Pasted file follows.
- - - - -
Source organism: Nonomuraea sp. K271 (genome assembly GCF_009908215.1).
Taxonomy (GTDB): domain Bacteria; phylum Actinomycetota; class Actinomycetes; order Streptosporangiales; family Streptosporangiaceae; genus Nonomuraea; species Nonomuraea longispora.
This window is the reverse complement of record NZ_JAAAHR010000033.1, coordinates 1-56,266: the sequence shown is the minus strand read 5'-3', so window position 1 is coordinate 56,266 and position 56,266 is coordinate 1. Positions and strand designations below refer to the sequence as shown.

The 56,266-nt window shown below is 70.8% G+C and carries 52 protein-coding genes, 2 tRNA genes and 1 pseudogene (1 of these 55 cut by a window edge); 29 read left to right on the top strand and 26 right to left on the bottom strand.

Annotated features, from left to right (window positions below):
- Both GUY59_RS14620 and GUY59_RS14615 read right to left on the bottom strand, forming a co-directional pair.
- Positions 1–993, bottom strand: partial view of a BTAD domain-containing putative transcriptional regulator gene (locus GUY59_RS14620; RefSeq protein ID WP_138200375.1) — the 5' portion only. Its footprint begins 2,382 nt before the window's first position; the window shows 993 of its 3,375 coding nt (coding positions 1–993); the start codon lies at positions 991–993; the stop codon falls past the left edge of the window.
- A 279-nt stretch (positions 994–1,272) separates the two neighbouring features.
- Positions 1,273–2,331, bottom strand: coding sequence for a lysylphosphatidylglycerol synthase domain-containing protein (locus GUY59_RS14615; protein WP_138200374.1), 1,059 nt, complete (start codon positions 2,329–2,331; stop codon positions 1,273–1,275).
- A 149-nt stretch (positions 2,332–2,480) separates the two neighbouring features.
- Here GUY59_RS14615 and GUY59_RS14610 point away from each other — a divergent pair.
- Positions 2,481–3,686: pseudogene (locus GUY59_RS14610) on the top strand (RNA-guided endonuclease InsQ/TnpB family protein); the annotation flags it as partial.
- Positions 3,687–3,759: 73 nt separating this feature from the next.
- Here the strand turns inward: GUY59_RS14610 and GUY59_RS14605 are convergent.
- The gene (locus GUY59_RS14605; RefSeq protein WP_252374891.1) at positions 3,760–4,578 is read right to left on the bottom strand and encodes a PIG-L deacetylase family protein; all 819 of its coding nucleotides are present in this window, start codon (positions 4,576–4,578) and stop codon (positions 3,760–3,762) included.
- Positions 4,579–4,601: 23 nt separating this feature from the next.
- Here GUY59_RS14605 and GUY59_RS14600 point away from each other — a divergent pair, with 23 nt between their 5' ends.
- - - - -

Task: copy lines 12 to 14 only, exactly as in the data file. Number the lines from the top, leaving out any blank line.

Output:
- Positions 2,481–3,686: pseudogene (locus GUY59_RS14610) on the top strand (RNA-guided endonuclease InsQ/TnpB family protein); the annotation flags it as partial.
- Positions 3,687–3,759: 73 nt separating this feature from the next.
- Here the strand turns inward: GUY59_RS14610 and GUY59_RS14605 are convergent.